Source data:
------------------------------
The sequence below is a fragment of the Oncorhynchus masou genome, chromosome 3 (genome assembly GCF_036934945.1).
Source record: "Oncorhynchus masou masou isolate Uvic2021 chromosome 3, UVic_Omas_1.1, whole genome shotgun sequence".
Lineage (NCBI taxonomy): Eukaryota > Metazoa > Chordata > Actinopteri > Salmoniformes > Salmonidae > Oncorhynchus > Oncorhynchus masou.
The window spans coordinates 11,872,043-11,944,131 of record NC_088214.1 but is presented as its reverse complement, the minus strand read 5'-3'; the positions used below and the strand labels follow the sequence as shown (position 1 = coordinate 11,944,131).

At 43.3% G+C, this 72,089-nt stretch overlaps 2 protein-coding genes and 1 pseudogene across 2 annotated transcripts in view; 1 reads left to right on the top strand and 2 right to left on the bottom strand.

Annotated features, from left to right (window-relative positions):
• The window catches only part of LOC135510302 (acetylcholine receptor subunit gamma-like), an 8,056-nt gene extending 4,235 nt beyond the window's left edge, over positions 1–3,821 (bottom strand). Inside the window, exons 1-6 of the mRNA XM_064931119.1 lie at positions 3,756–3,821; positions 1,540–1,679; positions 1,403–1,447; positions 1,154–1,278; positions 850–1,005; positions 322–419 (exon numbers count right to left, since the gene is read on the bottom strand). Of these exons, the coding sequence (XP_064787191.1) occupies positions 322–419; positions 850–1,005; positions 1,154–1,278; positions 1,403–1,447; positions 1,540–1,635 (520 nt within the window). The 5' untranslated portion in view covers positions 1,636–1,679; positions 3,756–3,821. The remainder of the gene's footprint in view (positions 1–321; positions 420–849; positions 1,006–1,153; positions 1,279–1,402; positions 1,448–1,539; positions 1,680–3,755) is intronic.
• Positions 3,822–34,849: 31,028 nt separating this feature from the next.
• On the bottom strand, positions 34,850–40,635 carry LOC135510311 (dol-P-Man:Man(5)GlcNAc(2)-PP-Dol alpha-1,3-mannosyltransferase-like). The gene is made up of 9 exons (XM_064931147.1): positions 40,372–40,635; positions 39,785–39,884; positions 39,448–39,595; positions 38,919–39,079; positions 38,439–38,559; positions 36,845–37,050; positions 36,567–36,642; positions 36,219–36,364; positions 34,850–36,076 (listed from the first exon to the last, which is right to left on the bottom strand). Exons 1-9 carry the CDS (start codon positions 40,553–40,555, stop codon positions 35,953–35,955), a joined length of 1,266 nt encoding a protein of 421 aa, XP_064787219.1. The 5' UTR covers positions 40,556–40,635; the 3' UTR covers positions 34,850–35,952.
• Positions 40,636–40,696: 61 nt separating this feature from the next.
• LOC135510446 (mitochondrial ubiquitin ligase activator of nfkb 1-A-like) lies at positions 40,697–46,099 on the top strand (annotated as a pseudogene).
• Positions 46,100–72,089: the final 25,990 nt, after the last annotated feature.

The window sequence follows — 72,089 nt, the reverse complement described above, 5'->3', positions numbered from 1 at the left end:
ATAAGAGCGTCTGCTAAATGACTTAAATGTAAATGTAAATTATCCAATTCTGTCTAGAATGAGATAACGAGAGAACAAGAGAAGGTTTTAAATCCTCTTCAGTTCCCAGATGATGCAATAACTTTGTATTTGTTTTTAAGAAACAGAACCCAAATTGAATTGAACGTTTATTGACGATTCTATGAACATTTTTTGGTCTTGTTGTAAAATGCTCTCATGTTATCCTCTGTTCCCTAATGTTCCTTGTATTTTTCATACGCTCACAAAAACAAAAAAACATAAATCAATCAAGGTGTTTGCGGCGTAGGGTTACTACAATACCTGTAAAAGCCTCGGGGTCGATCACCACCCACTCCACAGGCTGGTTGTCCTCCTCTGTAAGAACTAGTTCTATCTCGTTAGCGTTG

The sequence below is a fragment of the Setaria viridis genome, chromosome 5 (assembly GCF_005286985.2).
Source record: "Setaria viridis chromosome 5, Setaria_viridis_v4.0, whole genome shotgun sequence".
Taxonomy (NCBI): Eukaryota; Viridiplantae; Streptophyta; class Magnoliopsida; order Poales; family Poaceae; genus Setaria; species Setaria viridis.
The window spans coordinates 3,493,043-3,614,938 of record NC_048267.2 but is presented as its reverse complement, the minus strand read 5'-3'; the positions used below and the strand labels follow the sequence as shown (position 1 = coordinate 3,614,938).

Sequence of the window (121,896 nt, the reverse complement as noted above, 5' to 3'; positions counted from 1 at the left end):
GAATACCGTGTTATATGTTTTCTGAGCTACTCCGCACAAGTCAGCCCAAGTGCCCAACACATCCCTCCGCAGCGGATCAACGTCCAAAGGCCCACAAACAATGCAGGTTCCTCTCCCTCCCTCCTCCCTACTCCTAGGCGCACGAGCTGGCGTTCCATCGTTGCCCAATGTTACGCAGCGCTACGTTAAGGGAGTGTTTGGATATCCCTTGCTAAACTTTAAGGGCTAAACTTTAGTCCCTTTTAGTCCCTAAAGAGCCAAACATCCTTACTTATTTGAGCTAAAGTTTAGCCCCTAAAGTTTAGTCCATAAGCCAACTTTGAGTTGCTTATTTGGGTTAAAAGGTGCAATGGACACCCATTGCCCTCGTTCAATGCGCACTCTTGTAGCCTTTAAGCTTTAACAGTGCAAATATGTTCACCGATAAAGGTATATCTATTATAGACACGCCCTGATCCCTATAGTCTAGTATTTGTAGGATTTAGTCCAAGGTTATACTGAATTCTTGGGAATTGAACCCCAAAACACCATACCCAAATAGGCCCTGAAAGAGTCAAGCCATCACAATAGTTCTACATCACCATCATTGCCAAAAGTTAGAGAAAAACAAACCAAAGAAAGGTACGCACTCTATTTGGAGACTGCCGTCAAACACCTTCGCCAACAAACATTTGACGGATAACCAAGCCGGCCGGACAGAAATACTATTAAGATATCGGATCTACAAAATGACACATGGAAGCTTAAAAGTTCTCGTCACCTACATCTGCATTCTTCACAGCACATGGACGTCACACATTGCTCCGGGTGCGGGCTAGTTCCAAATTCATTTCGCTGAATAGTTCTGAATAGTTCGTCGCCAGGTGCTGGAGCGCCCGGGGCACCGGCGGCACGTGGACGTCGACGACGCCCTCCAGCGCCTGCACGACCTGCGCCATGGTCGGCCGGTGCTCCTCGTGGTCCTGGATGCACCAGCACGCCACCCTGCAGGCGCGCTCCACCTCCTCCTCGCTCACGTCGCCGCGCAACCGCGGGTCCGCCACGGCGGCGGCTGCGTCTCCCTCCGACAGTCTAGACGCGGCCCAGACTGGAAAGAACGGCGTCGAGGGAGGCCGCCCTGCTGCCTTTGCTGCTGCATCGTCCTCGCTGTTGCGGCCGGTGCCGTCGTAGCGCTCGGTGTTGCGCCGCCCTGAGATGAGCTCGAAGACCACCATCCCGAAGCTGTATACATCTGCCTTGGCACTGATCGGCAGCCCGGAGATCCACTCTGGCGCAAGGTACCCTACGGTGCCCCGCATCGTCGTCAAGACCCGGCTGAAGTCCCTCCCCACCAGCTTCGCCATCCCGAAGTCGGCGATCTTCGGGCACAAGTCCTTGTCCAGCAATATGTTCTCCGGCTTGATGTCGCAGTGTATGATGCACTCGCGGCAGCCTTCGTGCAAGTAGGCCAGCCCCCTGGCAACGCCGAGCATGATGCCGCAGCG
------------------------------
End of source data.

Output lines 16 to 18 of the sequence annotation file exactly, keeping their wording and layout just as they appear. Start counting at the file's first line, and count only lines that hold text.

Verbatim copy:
Source record: "Setaria viridis chromosome 5, Setaria_viridis_v4.0, whole genome shotgun sequence".
Taxonomy (NCBI): Eukaryota; Viridiplantae; Streptophyta; class Magnoliopsida; order Poales; family Poaceae; genus Setaria; species Setaria viridis.
The window spans coordinates 3,493,043-3,614,938 of record NC_048267.2 but is presented as its reverse complement, the minus strand read 5'-3'; the positions used below and the strand labels follow the sequence as shown (position 1 = coordinate 3,614,938).